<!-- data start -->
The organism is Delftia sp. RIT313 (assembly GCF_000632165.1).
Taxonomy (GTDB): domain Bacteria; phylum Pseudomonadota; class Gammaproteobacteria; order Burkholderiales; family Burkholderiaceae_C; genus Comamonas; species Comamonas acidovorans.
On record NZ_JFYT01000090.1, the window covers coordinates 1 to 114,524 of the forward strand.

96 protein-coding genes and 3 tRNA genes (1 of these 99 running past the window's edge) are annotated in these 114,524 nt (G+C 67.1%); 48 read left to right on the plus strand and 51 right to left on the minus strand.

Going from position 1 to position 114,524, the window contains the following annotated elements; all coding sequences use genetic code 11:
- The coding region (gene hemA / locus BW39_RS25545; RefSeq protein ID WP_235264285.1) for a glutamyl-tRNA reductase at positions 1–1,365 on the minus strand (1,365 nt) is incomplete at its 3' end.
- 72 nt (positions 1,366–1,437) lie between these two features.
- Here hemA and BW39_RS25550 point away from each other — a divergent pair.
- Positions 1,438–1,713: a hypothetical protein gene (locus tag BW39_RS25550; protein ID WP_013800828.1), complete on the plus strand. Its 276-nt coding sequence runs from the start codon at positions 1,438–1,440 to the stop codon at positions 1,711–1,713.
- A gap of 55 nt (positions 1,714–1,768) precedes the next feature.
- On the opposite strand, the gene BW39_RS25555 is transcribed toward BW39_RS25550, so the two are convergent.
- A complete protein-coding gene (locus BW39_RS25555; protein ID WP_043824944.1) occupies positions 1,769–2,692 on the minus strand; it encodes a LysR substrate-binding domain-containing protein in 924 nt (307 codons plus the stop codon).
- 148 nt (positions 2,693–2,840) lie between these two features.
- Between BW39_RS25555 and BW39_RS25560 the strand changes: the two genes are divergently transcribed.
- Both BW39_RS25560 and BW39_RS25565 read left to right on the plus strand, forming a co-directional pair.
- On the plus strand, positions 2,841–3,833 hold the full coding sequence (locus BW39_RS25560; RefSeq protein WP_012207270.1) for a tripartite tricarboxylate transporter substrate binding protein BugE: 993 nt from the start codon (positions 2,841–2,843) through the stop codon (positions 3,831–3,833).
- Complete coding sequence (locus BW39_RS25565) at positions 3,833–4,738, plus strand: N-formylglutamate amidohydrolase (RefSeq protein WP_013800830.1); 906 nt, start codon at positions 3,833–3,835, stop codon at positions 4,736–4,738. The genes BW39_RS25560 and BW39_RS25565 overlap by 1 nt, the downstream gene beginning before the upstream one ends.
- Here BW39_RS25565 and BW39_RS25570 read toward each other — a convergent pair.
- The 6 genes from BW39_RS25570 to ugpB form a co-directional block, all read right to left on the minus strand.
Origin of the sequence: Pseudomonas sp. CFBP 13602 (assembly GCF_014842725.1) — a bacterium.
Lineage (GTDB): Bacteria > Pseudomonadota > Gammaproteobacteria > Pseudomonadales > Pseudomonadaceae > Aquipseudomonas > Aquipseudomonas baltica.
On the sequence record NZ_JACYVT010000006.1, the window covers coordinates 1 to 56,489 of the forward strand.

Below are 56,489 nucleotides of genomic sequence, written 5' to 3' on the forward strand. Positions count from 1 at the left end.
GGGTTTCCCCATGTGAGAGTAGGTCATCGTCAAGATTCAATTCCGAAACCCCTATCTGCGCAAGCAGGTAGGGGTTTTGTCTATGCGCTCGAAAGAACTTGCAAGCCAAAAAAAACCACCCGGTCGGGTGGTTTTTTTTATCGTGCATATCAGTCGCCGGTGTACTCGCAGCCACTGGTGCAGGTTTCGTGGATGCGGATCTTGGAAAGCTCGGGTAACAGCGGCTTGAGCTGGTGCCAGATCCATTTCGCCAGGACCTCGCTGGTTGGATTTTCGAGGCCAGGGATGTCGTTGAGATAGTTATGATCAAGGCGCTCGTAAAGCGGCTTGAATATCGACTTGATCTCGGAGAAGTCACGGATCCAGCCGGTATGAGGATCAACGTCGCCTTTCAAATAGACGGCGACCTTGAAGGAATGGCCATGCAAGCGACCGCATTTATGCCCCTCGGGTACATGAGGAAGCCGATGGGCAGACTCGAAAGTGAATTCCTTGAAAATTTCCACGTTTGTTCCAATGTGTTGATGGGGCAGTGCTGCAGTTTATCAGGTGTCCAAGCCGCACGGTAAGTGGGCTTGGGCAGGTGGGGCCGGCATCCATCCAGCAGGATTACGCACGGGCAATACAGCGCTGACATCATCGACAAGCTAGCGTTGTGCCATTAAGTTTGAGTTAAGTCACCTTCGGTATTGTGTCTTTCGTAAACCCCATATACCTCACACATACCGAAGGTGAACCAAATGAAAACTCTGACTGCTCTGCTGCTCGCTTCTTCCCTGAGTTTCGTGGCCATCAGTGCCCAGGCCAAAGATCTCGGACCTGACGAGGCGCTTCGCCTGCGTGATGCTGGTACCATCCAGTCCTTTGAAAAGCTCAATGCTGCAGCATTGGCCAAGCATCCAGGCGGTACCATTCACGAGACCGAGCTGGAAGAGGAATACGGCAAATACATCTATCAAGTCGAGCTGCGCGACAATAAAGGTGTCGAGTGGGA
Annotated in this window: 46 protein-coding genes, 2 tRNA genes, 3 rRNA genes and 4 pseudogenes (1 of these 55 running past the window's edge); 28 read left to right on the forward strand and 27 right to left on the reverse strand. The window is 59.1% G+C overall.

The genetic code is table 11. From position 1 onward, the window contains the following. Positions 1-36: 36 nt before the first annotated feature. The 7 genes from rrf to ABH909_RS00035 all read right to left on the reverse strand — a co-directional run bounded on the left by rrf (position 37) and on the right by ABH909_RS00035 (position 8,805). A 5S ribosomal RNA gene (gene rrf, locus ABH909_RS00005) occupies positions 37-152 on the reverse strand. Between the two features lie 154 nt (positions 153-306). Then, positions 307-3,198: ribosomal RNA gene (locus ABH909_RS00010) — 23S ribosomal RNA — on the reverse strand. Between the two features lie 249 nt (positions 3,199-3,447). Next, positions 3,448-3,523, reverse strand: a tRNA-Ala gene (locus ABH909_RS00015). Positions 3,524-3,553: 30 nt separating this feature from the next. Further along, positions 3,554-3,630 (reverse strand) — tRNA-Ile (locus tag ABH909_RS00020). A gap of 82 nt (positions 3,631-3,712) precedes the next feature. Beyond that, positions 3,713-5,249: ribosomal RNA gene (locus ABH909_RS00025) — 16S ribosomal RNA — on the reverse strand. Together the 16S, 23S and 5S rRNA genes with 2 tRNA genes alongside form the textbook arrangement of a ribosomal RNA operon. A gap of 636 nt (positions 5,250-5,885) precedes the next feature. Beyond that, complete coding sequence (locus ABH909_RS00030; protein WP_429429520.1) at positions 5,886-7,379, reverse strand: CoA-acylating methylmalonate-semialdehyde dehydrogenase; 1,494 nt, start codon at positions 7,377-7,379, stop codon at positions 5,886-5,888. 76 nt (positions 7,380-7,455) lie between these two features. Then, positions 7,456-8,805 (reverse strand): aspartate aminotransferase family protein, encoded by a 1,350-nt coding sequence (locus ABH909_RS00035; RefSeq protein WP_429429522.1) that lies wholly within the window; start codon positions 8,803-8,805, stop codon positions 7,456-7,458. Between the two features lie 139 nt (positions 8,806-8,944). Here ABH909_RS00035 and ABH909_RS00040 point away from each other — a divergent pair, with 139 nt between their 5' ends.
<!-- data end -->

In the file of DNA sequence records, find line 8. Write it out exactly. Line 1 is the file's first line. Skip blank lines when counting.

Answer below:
- Here hemA and BW39_RS25550 point away from each other — a divergent pair.